It’s the latest executive reshuffling at the AT&T-owned media giant, which saw its previous CEO, John Stankey, promoted to president and chief operating officer while still holding the media subsidiary’s reins.
Stankey will remain in those roles, and Kilar will be reporting to him starting on May 1 — right before the launch of WarnerMedia’s new streaming service HBO Max.
Kilar has plenty of experience in the streaming world, not just through his time at Hulu (which he left at the beginning of 2013), but also as co-founder and CEO of video service Vessel, which was acquired and shut down by Verizon (which also owns TechCrunch). And before all that, he spent nearly a decade at Amazon, where his roles included senior vice president of worldwide application software.
The fact that Kilar is taking the lead at all of WarnerMedia, including its film and TV divisions, suggests that streaming is going to be the company’s biggest priority moving forward.
“Jason is a dynamic executive with the right skill set to lead WarnerMedia into the future,” Stankey said in the announcement. “His experience in media and entertainment, direct-to-consumer video streaming and advertising is the perfect fit for WarnerMedia, and I am excited to have him lead the next chapter of WarnerMedia’s storied success.”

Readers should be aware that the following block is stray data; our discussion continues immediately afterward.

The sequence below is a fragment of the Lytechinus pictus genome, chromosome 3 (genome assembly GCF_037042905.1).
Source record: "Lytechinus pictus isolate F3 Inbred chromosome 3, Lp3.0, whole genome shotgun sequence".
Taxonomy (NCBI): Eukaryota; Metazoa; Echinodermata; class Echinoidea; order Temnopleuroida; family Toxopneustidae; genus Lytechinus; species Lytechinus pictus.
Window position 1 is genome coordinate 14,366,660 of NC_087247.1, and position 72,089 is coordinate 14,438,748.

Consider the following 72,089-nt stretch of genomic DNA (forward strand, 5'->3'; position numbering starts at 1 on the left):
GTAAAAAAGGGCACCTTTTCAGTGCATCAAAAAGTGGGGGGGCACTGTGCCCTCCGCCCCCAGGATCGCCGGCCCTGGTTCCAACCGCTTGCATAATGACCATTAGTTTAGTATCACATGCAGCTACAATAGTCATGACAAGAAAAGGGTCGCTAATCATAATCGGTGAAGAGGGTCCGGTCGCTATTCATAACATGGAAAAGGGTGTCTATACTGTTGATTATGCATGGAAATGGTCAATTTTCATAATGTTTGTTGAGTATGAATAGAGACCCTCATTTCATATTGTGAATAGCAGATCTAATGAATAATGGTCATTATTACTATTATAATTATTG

There have been some signs of tension between Stankey and other WarnerMedia executives, including reports of an awkward town hall meeting at HBO after AT&T acquired what was then known as Time Warner. Then there was the departure of HBO CEO Richard Plepler, who subsequently signed an exclusive production deal with Apple TV.
HBO Max — which will include HBO itself, along with a broader library of Warner Bros. films, original content aimed at younger viewers and more — is likely to face additional challenges. Although it builds on HBO’s success with HBO Now, WarnerMedia’s big bet is coming relatively late to the streaming wars. And at $14.99 per month, it has a higher price tag than most other services.
Analyst Matthew Ball suggested that with WarnerMedia planning to eventually launch a lower-priced, ad-supported version of HBO Max, this could be the end of the company’s traditional pay TV model:
AT&T, meanwhile, is essentially raiding all of TBS, TNT, and TruTV’s most promising original series as HBO Max exclusives, plus it’s taking exclusive digital rights these networks’ most valuable reruns (e.g. Impractical Jokers). Some shows are still premiering on these linear networks — at least for now — such as the upcoming Snowpiercer TV series (which will be TNT’s most expensive show ever). However, these are expected to “re-premiere” shortly thereafter on HBO Max, potentially as early as the next day (which essentially makes them HBO Max Originals). …
And by the time HBO Max launches a low-cost AVOD service in 2021, it’ll be unclear why anyone would pay to access any of WarnerMedia’s content via linear and ad-heavy Pay-TV channels.